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Is there a way to get the location of an installed application without searching through the file system?

EDIT: Sorry for not making the question clear enough, What i am trying to is like figure out where firefox is installed from within an java application. I would like to initiate an install for an extension.

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It depends what you mean by "location" of the application. It could be the path of the JVM, the cwd of the JVM instance, the location of the .class file/JAR or a few other things. – Mike Sep 14 '09 at 1:04
up vote 3 down vote accepted

EDIT: Firefox has a registry key in HKLM\Software\Mozilla\Mozilla Firefox\\Main\InstallDirectory key. There is also a CurrentVersion key in that same HKLM\Software\Mozilla path that you can get the version number from.

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On Linux you can use Runtime.exec() to call the which system program, eg which firefox would return something like /usr/bin/firefox. This won't work on Windows, and unfortunately doesn't appear to work on OS X either, despite it being UNIX-based.

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for os x "open -a Firefox <filename>" works. – Hamza Yerlikaya Sep 14 '09 at 2:35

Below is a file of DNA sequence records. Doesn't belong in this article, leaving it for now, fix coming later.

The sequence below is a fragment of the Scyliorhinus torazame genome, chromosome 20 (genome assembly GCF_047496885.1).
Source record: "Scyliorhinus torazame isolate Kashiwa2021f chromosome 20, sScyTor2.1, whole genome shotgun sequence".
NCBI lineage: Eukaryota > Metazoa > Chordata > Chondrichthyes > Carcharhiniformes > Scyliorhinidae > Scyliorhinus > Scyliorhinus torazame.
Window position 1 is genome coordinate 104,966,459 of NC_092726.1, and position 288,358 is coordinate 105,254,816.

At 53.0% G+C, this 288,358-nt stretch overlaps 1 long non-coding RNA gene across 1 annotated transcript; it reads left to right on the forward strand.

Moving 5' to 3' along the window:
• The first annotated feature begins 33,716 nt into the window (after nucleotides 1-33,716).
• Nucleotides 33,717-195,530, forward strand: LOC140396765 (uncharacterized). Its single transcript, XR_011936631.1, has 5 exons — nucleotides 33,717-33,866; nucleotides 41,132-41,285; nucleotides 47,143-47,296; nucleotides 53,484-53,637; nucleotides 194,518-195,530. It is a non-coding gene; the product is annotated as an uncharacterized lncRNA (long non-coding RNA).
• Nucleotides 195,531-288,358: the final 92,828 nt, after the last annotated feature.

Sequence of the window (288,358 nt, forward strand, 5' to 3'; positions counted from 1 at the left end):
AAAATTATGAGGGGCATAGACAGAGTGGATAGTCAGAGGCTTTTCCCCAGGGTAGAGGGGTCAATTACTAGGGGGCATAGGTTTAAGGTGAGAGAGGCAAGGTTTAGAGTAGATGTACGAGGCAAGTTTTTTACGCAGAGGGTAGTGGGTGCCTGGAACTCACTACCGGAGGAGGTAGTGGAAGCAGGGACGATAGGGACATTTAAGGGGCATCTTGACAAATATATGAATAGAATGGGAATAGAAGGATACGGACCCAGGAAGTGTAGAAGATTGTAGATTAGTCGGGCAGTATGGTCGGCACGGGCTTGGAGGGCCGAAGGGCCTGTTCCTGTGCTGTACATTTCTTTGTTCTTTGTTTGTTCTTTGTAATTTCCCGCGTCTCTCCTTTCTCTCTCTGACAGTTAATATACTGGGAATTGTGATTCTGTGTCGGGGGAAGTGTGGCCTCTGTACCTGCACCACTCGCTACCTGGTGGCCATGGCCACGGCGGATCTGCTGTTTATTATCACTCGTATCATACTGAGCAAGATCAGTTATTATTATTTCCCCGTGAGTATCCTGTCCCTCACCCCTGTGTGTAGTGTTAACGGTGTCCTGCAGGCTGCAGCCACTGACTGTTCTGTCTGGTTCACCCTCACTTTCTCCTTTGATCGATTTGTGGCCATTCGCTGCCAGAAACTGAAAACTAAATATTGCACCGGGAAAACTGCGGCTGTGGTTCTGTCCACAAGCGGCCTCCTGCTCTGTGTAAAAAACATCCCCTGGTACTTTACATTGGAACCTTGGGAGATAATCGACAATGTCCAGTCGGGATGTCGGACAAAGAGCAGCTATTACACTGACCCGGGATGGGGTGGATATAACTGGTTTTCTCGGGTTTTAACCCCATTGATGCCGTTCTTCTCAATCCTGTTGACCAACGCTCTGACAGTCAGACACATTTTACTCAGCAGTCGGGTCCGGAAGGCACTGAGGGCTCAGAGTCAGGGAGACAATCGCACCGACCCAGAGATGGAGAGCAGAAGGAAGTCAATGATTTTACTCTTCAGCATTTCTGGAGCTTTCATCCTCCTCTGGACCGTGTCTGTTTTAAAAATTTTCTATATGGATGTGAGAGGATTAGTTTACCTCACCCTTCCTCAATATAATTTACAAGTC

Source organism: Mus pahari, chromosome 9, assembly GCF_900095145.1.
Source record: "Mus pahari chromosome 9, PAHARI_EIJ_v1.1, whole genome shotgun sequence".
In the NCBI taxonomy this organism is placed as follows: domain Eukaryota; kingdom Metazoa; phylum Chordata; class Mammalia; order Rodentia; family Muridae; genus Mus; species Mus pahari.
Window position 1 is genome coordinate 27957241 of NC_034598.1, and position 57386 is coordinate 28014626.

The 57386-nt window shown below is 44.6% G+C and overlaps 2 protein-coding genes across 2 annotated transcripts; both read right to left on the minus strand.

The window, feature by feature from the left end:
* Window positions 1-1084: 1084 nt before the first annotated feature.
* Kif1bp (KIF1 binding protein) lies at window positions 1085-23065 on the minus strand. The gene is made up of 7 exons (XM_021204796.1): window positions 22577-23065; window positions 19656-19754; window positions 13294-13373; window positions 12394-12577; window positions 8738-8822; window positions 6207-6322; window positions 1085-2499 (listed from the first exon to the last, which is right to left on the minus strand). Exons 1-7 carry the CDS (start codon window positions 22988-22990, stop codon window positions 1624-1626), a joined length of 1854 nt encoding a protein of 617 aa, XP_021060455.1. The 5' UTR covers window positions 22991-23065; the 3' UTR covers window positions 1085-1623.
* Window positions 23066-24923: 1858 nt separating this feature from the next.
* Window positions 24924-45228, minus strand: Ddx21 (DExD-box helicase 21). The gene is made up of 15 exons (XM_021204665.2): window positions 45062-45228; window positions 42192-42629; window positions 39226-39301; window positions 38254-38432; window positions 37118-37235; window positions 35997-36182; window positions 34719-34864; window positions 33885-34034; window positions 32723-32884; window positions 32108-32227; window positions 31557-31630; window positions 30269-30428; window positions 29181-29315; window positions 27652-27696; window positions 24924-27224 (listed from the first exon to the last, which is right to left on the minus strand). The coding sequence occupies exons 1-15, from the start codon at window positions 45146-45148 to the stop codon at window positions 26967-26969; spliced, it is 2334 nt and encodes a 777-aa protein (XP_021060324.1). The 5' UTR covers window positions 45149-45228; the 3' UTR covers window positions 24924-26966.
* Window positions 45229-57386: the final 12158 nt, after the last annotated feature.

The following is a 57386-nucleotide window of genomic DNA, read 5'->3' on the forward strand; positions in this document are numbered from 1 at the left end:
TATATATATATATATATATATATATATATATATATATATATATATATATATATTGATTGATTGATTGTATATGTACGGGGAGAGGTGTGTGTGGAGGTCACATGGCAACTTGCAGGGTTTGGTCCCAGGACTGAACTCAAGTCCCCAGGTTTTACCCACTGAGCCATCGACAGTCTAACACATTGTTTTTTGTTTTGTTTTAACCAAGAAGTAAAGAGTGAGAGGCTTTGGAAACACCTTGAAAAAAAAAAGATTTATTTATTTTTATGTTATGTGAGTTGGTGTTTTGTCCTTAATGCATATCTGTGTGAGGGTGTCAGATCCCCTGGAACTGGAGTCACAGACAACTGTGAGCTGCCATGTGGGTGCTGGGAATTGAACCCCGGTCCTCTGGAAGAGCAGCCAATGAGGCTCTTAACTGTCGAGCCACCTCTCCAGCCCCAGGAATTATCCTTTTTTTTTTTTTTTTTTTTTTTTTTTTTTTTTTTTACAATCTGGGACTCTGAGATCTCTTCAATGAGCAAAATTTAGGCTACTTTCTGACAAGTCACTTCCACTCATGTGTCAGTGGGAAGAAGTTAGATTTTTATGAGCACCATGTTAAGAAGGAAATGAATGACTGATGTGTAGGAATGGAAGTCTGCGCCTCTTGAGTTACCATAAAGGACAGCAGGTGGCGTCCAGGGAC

The only way to do this on Windows is via a registry read. Jeff Storey's post has the reg key you need. As for doing this from Java, my original response was going to be: you can't without using JNI.

But then I did some googling, and found this library

The approach is a bit novel b/c it involves accessing parts of Sun's implementation of the Preferences API that aren't generally available. This is, certainly, not going to be compatible for different JVMs, and could break as Sun's JRE evolves - but... well - I'll bet it would be useful for at least a couple of years, maybe longer. And it's a lot easier than writing the JNI yourself...

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